How does life work at the molecular level? This question is at the core of the concentration program Biochemistry and Molecular Biology. In earlier years of this discipline, the focus was on structure and function of proteins, nucleic acids, lipids, carbohydrates and small molecules such as vitamins. Today the logical approach and tools of biochemical science are being expanded to new areas in neuroscience, developmental biology, immunology, pharmacology and synthetic biology (the design of analogs of biological systems). Training in biochemistry begins with a foundation in mathematics, physics, chemistry and biology. Some courses offered in other departments, including engineering, geology and computer science, are also useful. A key component of this program is the year of hands-on research carried out in collaboration with a faculty member here at Brown. Faculty sponsors are drawn from both the Chemistry Department and the Division of Biology and Medicine, and include basic science and clinical faculty.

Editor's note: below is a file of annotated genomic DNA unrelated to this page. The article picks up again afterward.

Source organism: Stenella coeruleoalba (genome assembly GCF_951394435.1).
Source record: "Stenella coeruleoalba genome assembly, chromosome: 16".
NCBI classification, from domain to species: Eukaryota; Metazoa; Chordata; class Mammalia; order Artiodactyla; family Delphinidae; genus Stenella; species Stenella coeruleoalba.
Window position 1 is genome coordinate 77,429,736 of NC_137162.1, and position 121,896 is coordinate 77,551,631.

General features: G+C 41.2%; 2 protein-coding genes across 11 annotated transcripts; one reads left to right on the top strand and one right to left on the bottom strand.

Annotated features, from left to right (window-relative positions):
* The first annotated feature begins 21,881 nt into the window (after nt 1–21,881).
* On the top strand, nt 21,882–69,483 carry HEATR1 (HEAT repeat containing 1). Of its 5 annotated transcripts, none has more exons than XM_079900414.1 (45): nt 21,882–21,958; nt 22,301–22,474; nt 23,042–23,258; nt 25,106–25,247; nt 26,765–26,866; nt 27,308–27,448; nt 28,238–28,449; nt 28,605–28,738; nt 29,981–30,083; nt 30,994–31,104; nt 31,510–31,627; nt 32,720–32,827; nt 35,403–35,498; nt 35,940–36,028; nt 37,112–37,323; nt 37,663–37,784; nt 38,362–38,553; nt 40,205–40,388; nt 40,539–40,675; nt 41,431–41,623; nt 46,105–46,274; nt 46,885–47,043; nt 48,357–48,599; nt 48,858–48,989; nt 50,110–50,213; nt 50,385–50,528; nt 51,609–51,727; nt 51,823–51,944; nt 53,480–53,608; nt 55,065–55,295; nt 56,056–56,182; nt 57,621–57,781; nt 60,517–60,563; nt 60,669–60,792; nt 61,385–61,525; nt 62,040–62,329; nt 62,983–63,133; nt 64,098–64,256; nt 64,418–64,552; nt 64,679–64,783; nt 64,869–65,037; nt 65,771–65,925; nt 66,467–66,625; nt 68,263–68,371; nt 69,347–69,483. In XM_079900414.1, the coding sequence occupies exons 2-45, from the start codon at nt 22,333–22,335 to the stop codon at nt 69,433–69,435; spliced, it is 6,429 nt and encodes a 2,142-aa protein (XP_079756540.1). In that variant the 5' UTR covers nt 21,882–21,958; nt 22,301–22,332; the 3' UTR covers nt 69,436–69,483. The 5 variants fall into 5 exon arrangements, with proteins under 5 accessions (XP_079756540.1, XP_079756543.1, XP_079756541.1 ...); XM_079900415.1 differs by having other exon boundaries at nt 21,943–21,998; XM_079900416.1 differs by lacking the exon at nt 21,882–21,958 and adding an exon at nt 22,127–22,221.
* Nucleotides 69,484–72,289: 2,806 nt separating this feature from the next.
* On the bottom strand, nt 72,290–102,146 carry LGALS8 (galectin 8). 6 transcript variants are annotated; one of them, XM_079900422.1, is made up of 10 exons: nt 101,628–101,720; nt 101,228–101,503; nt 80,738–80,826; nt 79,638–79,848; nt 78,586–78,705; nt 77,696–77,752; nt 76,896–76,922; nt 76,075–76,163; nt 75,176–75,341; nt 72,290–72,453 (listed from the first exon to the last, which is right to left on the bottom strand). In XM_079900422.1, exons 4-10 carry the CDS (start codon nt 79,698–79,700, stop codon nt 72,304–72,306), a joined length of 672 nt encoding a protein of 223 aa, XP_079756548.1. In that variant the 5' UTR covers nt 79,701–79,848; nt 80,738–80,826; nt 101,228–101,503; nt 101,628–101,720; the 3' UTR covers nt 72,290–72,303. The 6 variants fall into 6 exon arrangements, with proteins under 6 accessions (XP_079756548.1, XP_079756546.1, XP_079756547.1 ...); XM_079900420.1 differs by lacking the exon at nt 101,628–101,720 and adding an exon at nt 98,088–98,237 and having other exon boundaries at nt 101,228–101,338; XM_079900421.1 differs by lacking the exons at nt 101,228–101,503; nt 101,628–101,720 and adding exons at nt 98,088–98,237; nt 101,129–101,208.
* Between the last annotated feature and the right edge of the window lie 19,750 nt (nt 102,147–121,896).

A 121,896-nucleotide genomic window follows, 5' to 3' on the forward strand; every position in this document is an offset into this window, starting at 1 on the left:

Students in this concentration will:
Each concentrator is required to enroll in two semesters of independent research approved by a concentration advisor. Students aspiring to receive Honors in Biochemistry and Molecular Biology must complete a thesis project representing the culmination of two or more semesters of research. An oral presentation is also required. Upon completion of the research, the faculty advisor and a second reader provide an evaluation in which the student’s work must be assessed as satisfactory or better in order for Honors to be awarded. Quality grades (A, B, and/or S with distinction) within the concentration are also required for Honors. Please see the department's website for a complete description of program requirements.
This concentration allows you to address the following Liberal Learning goals:
This program provides excellent preparation for future careers in research (academic, government, or private industry) health careers, education, technical law, or business.